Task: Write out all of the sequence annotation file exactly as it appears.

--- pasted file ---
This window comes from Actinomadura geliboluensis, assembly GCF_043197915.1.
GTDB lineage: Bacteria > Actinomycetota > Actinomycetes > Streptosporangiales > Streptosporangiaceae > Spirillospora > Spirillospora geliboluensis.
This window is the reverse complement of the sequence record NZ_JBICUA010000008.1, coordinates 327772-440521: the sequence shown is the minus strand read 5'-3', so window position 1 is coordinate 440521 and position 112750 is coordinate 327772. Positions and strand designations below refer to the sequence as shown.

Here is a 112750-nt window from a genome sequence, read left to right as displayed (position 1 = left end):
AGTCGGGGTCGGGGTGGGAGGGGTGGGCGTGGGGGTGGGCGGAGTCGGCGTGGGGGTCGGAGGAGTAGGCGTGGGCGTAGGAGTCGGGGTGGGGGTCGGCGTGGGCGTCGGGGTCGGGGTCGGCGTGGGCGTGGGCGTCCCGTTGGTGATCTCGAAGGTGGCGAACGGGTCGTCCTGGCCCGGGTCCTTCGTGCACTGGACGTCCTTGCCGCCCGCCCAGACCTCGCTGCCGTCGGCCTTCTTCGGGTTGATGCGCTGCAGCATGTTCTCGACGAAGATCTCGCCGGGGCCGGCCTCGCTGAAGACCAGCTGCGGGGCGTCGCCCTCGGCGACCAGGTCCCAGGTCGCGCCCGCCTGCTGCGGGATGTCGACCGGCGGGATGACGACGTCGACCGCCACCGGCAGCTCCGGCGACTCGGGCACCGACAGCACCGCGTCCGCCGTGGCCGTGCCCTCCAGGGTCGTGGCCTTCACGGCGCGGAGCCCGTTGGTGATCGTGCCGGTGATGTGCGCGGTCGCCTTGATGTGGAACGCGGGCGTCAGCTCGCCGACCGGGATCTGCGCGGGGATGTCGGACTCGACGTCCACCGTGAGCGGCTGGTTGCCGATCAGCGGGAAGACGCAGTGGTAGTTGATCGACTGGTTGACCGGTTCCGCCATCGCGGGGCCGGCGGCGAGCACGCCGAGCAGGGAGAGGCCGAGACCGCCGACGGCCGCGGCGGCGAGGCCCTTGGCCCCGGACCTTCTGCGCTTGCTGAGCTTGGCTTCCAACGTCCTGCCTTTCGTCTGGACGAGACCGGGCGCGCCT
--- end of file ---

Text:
This window comes from Actinomadura geliboluensis, assembly GCF_043197915.1.
GTDB lineage: Bacteria > Actinomycetota > Actinomycetes > Streptosporangiales > Streptosporangiaceae > Spirillospora > Spirillospora geliboluensis.
This window is the reverse complement of the sequence record NZ_JBICUA010000008.1, coordinates 327772-440521: the sequence shown is the minus strand read 5'-3', so window position 1 is coordinate 440521 and position 112750 is coordinate 327772. Positions and strand designations below refer to the sequence as shown.

Here is a 112750-nt window from a genome sequence, read left to right as displayed (position 1 = left end):
AGTCGGGGTCGGGGTGGGAGGGGTGGGCGTGGGGGTGGGCGGAGTCGGCGTGGGGGTCGGAGGAGTAGGCGTGGGCGTAGGAGTCGGGGTGGGGGTCGGCGTGGGCGTCGGGGTCGGGGTCGGCGTGGGCGTGGGCGTCCCGTTGGTGATCTCGAAGGTGGCGAACGGGTCGTCCTGGCCCGGGTCCTTCGTGCACTGGACGTCCTTGCCGCCCGCCCAGACCTCGCTGCCGTCGGCCTTCTTCGGGTTGATGCGCTGCAGCATGTTCTCGACGAAGATCTCGCCGGGGCCGGCCTCGCTGAAGACCAGCTGCGGGGCGTCGCCCTCGGCGACCAGGTCCCAGGTCGCGCCCGCCTGCTGCGGGATGTCGACCGGCGGGATGACGACGTCGACCGCCACCGGCAGCTCCGGCGACTCGGGCACCGACAGCACCGCGTCCGCCGTGGCCGTGCCCTCCAGGGTCGTGGCCTTCACGGCGCGGAGCCCGTTGGTGATCGTGCCGGTGATGTGCGCGGTCGCCTTGATGTGGAACGCGGGCGTCAGCTCGCCGACCGGGATCTGCGCGGGGATGTCGGACTCGACGTCCACCGTGAGCGGCTGGTTGCCGATCAGCGGGAAGACGCAGTGGTAGTTGATCGACTGGTTGACCGGTTCCGCCATCGCGGGGCCGGCGGCGAGCACGCCGAGCAGGGAGAGGCCGAGACCGCCGACGGCCGCGGCGGCGAGGCCCTTGGCCCCGGACCTTCTGCGCTTGCTGAGCTTGGCTTCCAACGTCCTGCCTTTCGTCTGGACGAGACCGGGCGCGCCT